Study of lymphoedema of non-filarial origin in the north west region of Cameroon: spatial distribution, profiling of cases and socio-economic aspects of podoconiosis

Wanji, Samuel, Kengne-Ouafo, Jonas A, Deribe, Kebede, Tembei, Ayok M, Njouendou, Abdel Jelil, Tayong, Dizzel Bita, Sofeu-Feugaing, David D, Datchoua-Poutcheu, Fabrice R, Cano, Jorge, Giorgi, Emanuele, Longang-Tchounkeu, Yolande F, Enyong, Peter A, Newport, Melanie J and Davey, Gail (2018) Study of lymphoedema of non-filarial origin in the north west region of Cameroon: spatial distribution, profiling of cases and socio-economic aspects of podoconiosis. International Health, 10 (4). pp. 285-293. ISSN 876-3413

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Abstract

Background:
Although podoconiosis is endemic in Cameroon, little is known about its epidemiology and spatial distribution.

Methods:
In this cross-sectional, population-based study, we enrolled all adults (≥15 years) residing in the districts of North-West Region of Cameroon for more than 10 or more years. Participants were interviewed, had physical examination. The study outcomes were prevalence estimates lymphoedema and podoconiosis. House-to-house screening was conducted by Community Health Implementers (CHIs). CHIs registered all individuals with lymphoedema and collected additional individual and household-related information. A panel of experts re-examined and validated all lymphoedema cases registered by CHIs.

Results:
Of the 439,781 individuals registered, 214,195 were adults (≥15 years old) and had lived in the districts of the Region for more than 10 years. A total of 2,143 lymphoedema cases, were identified by CHIs, giving a prevalence of lymphoedema 1.0% (95% confidence interval [CI]; 0.96-1.04) (2,143/214,195). After review by experts, podoconiosis prevalence in the study area was 0.48% (1,049/214,195) (95% CI; 0.46-0.52). The prevalence of podoconiosis varied by health district, from 0.16% in Oku to 1.92% in Bafut (p < 0.05). A total of 374 patients were recruited by stratified random sampling from the validated CHIs’ register to assess the clinical features and socio-economic aspects of the disease. Patients reportedly said to have first noticed swelling at an average age of 41.9 ± 19.1 (range: 6-90 years). Most patients (86.1%) complained of their legs suddenly becoming hot, red and painful. The majority (309, 96.5%) of the interviewees said they had worn shoes occasionally at some point in their life. The reportedly mean age at first shoe wearing was 14.2 ± 10.1 (± Standard Deviation), range (1-77 years). A high proportion (82.8%) of the participants wore shoes at the time of interview. Of those wearing shoes, only 67 (21.7%) were wearing protective shoes.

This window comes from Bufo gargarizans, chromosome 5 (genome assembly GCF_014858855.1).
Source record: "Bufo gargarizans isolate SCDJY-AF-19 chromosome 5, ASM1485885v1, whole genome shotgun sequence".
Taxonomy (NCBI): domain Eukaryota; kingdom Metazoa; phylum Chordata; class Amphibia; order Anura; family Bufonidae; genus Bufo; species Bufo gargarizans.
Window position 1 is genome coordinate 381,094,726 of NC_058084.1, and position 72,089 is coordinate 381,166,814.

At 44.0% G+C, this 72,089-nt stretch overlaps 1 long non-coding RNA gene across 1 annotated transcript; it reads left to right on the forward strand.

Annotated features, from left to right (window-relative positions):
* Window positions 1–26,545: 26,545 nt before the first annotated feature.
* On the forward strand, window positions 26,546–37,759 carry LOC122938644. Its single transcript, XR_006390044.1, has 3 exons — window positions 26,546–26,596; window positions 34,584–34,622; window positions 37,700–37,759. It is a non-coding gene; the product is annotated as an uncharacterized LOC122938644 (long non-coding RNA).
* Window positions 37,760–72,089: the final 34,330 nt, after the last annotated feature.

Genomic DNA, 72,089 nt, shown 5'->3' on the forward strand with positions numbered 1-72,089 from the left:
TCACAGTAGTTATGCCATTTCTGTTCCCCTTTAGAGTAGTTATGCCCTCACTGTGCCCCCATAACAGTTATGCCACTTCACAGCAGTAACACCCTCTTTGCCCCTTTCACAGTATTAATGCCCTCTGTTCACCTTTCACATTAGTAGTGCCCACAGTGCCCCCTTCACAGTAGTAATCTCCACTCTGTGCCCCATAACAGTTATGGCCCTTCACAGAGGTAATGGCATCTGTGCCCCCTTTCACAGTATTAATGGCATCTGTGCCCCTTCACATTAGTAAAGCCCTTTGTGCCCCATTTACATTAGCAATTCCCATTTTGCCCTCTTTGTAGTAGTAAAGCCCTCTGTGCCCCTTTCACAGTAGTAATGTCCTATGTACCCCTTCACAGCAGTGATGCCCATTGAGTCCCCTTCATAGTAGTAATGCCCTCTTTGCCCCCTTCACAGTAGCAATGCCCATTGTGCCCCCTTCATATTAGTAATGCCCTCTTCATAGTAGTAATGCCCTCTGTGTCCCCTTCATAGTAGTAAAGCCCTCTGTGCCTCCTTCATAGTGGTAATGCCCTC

Conclusion:
This study provides insight into the geographical distribution and epidemiology of podoconiosis in the North West region of Cameroon, yet management is limited. Evidence-informed targeted interventions are needed to manage people with lymphoedema

Item Type: Article
Keywords: non-filarial lymphoedema; podoconiosis; spatial distribution; epidemiology; Cameroon
Schools and Departments: Brighton and Sussex Medical School > Global Health and Infection
Research Centres and Groups: Centre for Global Health Policy
Wellcome Trust Brighton and Sussex Centre for Global Health Research
Depositing User: Esther Garibay
Date Deposited: 14 May 2018 15:48
Last Modified: 01 Jul 2019 15:02
URI: http://sro.sussex.ac.uk/id/eprint/75752

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